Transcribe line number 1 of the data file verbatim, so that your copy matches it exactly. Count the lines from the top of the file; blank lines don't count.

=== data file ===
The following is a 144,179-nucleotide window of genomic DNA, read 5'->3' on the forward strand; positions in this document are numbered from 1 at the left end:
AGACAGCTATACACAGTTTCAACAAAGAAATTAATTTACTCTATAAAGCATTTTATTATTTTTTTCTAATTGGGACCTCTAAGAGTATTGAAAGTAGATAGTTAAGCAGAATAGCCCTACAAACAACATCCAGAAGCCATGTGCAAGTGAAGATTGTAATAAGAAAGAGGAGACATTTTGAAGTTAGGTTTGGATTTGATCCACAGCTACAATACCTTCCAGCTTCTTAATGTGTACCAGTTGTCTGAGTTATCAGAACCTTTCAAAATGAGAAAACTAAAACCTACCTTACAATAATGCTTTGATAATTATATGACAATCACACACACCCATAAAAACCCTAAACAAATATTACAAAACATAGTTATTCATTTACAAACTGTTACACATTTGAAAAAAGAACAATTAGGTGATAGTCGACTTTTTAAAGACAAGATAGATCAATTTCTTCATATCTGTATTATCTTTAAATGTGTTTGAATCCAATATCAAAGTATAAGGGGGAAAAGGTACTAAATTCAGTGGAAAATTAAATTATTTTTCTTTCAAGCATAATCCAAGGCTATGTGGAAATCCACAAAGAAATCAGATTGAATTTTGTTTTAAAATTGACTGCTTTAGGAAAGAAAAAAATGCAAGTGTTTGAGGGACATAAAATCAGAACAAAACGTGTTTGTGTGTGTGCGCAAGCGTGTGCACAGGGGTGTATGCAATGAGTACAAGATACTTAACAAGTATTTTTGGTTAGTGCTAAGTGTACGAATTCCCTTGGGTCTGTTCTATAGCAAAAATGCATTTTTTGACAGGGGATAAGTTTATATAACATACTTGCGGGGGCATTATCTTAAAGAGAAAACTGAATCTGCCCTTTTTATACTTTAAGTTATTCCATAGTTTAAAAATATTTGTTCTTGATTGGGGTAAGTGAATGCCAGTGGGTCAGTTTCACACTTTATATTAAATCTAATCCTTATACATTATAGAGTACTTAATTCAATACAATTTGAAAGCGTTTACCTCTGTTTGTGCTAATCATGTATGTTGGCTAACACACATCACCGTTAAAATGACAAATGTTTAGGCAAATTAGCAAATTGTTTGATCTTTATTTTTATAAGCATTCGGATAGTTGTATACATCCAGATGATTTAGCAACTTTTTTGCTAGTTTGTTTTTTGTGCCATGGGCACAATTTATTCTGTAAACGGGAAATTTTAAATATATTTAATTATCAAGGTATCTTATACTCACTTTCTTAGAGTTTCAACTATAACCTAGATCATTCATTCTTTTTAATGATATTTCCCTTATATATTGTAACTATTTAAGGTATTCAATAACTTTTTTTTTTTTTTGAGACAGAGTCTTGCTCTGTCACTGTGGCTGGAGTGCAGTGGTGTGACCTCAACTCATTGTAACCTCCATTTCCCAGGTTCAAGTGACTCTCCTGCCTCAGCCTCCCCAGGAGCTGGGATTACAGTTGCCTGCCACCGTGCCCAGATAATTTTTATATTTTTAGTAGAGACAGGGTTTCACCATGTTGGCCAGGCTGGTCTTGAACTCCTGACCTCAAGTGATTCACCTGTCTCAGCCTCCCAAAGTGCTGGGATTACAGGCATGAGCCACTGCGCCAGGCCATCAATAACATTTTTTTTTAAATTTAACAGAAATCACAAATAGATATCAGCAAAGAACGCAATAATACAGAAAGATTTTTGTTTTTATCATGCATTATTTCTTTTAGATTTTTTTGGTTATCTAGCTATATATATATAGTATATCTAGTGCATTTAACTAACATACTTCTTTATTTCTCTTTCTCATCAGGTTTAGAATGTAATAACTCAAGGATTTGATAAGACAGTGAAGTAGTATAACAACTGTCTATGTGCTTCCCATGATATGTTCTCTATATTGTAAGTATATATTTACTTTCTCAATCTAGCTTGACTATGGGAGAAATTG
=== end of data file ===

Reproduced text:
The following is a 144,179-nucleotide window of genomic DNA, read 5'->3' on the forward strand; positions in this document are numbered from 1 at the left end: